FAITH Magazine May – June 2011
The issue of development lies at the heart of so much that besets the Church today. For development, which is a sign of growth, is as much a healthy characteristic of the Church as it is of creation.
Lack of appropriate development implies a conservatism that seems to shy away from the claim that the Spirit is leading us into all truth. The conservative reaction to the 17th century rise of experimental methodology and the new thinking that followed has significantly reduced the intelligibility of the Church's proclamation in the modern world. In this issue Joanna Bogle engagingly describes her own movement beyond the conservatism surrounding the role of women in the Church.
On the other hand, when development oversteps itself evolution becomes revolution, and growth an unhealthy transmutation. Ecclesial revolution, as experienced in some post-1960s catechetical and liturgical experimentation, cuts us off from Christ, whose Incarnational teaching and presence is founded upon the faithful handing on of Word and Sacrament in the Church's Tradition. In his column William Oddie puts his finger on a manifestation of this dynamic.
Blessed John Henry Newman plotted a way through the above extremes in his Essay on the Development of Christian Doctrine. Sadly, despite his clear rejection of "liberalism", Newman's ideas have been falsely labelled "liberal" by the ecclesial establishment of his time and of ours. As a result, the faithful intellectual development that he called for in his introduction to that essay remains an even more urgent need today than it was 150 years ago.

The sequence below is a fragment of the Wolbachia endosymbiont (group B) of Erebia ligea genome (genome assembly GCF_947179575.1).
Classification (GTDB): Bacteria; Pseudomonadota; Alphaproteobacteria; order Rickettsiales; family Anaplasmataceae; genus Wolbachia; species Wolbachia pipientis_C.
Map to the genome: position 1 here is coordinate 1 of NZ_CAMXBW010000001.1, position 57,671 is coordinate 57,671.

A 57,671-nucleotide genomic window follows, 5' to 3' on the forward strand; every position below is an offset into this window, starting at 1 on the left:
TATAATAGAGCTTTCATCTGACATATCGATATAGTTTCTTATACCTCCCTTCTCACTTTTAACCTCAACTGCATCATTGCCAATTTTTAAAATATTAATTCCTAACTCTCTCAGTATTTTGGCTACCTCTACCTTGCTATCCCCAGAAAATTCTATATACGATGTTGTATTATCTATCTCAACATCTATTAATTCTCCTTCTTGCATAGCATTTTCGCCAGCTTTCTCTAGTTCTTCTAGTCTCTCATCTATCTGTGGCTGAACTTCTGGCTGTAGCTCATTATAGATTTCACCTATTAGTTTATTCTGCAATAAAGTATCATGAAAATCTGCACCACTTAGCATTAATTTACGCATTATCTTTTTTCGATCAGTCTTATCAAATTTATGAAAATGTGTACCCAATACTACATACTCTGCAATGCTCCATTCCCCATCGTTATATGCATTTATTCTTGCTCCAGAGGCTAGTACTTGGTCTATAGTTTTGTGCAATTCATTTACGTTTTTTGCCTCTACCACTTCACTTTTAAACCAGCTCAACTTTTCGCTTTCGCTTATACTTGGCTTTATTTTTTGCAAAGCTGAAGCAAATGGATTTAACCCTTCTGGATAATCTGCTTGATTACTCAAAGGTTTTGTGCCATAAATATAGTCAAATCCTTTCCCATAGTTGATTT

Our latest Road from Regensburg column once again shows Pope Benedict grappling with this same issue, inspired by the insights of Blessed John Paul the Great, himself an outstanding exponent of truly Catholic development. Both Popes tell us, for instance, that "The Church's preference for [St Thomas Aquinas's] method and his doctrine is not exclusive, but exemplary".
Our editorial tries to show how understanding the humanity of Christ as the foundation and exemplar of our humanity deepens traditional Catholic thought on the meaning of His death. In our main articles, Professors Paton and McDermott illustrate, in their own way, the importance of taking modern knowledge into account. In our next issue we will publish a discussion on Fr McDermott's implication that the concept of analogy removes the need to fine-tune scholastic ontology. Our lead letter laments, with us, the failure of the scholastic tradition, from Descartes to its virtual collapse during the 20th century, to allow the implications of scientific methodology to shape our metaphysics.
We believe that the Catholic understanding of the Cross developed through a deeper theological insight into the flesh of Christ, and the Catholic understanding of Creation developed through a deeper metaphysical insight into the matter of the cosmos, can be beautifully harmonised. Such development is called for today.